Fave wa 26a, with 12a hard on its heels.
    Thanks to Giovanni, and to DT for taking time on vacation to help us.

  23. I have to ask – was this puzzle set by Giovanni? If it was, then I’m dumbstruck as I can’t recall ever solving a crossword by Mr Manley (in whatever guise) without at least a few obscurities / religious detail. It was very much a curate’s egg for me, with some really good cluing and some very clunky surfaces.

    Thanks to the setter for the puzzle and to DT for taking the time to write his review whilst on holiday.

  24. Giovanni in benign mood today. No real dramas, just a fairly quick run through. 26 across just about my favourite. I can’t put my finger on why, but I came away without feeling my usual surge of enjoyment during and after the solving process. Hey ho.

    Thanks to the Don, if it was indeed Mr Manley, and to DT for his review. 2*/2*

  25. I’ve really enjoyed this week’s puzzles. Friday’s recently have been my Achilles heel and I’ve needed hints to complete the last 2 or 3 clues but not this time.
    Thanks to DT and the Don.

  26. Quite benign for the Don but very enjoyable.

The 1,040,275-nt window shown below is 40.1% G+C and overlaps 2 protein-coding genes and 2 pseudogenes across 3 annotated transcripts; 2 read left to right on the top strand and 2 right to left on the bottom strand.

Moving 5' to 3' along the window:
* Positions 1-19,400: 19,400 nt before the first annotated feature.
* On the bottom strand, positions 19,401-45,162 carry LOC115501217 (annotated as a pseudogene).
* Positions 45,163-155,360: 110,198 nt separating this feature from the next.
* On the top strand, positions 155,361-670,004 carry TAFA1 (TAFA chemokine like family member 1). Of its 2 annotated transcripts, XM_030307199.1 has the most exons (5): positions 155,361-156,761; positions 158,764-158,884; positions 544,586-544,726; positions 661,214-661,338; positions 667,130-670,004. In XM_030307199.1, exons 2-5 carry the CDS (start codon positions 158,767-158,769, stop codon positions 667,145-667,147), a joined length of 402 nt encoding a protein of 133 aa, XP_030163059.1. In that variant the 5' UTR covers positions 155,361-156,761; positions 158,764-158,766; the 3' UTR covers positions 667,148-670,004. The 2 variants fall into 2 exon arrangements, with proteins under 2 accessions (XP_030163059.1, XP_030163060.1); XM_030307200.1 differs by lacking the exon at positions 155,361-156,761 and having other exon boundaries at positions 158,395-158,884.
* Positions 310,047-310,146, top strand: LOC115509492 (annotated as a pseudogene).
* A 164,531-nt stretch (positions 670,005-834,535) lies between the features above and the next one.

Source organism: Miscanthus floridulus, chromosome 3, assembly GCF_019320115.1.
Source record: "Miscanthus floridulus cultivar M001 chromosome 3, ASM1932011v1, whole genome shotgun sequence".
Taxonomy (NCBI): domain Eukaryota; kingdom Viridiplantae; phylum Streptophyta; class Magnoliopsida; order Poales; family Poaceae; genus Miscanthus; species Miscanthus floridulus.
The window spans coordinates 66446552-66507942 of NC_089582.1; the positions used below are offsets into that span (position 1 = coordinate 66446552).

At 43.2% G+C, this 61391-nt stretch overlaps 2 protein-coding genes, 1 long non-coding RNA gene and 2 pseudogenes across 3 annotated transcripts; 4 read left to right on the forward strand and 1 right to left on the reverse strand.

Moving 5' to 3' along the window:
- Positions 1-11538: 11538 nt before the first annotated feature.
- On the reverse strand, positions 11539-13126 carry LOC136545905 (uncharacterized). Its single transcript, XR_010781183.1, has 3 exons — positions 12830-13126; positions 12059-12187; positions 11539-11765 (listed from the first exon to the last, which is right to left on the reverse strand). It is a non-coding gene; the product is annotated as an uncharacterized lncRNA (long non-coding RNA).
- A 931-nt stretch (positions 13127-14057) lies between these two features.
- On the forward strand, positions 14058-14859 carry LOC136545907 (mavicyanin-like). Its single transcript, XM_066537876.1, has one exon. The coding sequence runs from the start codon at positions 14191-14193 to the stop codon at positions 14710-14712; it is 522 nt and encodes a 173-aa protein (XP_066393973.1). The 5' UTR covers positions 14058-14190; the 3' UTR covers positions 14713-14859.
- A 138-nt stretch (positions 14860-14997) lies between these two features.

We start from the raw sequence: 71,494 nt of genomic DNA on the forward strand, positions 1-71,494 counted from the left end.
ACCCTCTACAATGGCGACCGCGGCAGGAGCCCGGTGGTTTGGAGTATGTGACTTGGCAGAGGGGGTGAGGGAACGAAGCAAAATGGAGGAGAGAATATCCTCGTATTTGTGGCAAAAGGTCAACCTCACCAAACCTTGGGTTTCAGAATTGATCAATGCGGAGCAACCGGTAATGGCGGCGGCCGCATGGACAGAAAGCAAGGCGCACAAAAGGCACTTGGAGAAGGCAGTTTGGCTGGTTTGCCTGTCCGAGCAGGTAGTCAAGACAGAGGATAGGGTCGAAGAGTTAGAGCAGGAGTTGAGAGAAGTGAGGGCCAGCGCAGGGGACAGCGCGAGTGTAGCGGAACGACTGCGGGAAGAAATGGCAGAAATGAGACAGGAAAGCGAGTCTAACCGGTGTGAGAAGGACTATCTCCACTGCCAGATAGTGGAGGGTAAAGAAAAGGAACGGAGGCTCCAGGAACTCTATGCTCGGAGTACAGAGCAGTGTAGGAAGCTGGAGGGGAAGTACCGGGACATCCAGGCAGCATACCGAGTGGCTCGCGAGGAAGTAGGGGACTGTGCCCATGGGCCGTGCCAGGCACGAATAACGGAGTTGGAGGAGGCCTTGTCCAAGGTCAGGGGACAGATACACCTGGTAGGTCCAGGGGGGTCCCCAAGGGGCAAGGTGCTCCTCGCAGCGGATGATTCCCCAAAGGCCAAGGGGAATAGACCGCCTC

Loved the anagrams and the spotted things of 12a.

    Can’t name a favourite but found this a pleasure to solve.

    Many thanks to Giovanni and to DT for great blog…enjoy the rest of your holiday.

  27. Oh joy! I managed to finish this without help…and I speak as someone who, far from completing a cryptic over a breakfast coffee, would normally need elevenses, lunchtime drink, afternoon tea, pre supper glass of wine and nightcap to finish a Giovanni, if at all!
    Agree that compared with a normal Giovanni, this was straightforward. Take 1d, this is a typical back to front, itsy bitsy sort of G clue but because the clue summary was so clear (basic human right). Easy peasy. I did have to Check with the hints to find that out though.